Wednesday, November 21, 2007

"La philosophie politique et la ville/Political philosophy and the City"

The Montreal Political Theory Workshop conference: "La philosophie politique et la ville/Political philosophy and the City"

November 30, 2007
9:30 to 5
Universite de Montreal
2910 Édouard Montpetit, room 422

9:30 - 10: Daniel Weinstock (UdeM): "An agenda for a political
philosophy of the city".

10:15 - 11:30: Loren King (WLU): "Cities, Citizens, and Democracy".

11:30 - 1pm Lunch

1 - 2:15: Frank Cunningham (UofT): "Urban Philosophy: An Approach".

2:15 - 3:30: Patrick Turmel (Laval): "Are Cities Illiberal: Municipal
Institutions and the Scope of Liberal Neutrality"

3:45 - 5: Martin Blanchard and Christian Nadeau (UdeM): "L'impasse
morale et politique de la voiture en ville/The moral and political
dead end of cars in the city"

5 - 5:15 Wrap-up

Reports like this have a very bad track record...

but for what it's worth. From the Chronicle.

The job market for Ph.D.'s who want to teach in Canada is hot and will get hotter over the next 10 years, according to the findings of a study that examined faculty trends.

The study, the second in a series called Trends in Higher Education, was conducted by the Association of Universities and Colleges of Canada. According to a report released on Tuesday, the study found not only that universities were expanding but also that they will have to replace half their faculty members because of retirements over the next decade.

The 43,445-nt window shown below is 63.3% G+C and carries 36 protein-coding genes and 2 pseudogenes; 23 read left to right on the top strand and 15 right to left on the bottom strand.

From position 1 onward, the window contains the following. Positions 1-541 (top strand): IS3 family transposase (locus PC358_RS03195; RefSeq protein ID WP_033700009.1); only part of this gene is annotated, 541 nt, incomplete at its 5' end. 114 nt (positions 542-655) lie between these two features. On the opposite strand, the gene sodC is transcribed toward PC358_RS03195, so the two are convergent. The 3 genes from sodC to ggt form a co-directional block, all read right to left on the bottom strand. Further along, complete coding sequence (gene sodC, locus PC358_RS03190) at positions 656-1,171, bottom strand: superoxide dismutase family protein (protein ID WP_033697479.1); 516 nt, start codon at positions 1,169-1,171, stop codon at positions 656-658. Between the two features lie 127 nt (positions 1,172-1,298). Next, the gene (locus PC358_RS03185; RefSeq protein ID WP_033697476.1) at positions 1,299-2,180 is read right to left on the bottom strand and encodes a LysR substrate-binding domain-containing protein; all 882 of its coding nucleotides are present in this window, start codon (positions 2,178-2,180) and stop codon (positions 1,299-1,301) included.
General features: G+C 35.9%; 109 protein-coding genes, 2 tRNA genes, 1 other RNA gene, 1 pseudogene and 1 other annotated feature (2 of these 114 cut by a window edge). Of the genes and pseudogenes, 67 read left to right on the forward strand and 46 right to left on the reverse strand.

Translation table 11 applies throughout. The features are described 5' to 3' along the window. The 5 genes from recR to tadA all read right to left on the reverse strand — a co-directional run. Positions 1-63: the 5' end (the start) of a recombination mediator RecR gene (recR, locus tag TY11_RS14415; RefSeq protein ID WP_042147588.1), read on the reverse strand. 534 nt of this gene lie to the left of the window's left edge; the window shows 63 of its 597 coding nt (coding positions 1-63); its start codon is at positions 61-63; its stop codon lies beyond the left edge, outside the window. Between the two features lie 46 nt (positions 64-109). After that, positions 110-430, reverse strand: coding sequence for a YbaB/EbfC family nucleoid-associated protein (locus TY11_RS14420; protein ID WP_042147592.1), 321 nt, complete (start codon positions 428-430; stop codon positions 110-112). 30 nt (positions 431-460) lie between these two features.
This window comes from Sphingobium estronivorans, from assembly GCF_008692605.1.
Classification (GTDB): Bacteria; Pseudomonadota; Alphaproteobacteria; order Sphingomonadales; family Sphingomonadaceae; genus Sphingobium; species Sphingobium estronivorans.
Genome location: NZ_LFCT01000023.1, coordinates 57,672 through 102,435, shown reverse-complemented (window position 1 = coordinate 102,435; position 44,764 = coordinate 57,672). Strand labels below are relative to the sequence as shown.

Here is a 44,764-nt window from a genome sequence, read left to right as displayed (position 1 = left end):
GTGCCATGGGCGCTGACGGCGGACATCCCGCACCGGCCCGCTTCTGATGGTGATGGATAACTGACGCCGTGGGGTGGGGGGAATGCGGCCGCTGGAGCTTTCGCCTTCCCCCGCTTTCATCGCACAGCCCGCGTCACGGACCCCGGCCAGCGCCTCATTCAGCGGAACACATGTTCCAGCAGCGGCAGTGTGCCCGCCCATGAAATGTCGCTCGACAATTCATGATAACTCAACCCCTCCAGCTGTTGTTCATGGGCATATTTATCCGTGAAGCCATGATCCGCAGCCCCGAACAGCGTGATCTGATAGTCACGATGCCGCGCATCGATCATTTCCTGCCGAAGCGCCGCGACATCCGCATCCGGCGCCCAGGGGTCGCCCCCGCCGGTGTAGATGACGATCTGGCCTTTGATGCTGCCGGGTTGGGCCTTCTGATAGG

That means Canadian universities will need 21,000 new faculty members to replace the retirees, plus 3,600 to 13,600 new professors by 2016 to keep up with projected increases in student enrollment.

"It's a sea change in the hiring market," said Herb O'Heron, the report's author. He pointed out that in the mid-1990s, universities were forced to cut the ranks of full-time faculty members by 10 percent because of budget cutbacks. However, from 1998 to 2004, the universities hired 20,000 new full-time faculty members. In 2006 the number of full-time professors reached 40,800, representing a 21 percent increase over the number in 1998. About a third of the new appointees came from outside of Canada, and half of those were from the United States.

Now administrators at Canada's universities are worried about where they will find additional faculty members and senior researchers because other major democratic countries around the world will also be looking for replacements for retirees. Both Canada and the United States have the smallest proportion of faculty members younger than 40 and the largest proportion of professors over 55.

Tuesday, November 20, 2007

See my messy office...

tonight on the 6 pm Global TV evening newscast, where ten minutes of highly intellectual discussion about the reasonable accommodation in Quebec will undoubtedly be cut to three words spoken at the moment when I was making a funny face.

Update: A sentence fragment, but not too funny a face. It's here, click on screen on the left that says "accommodation," and go to about 03:30.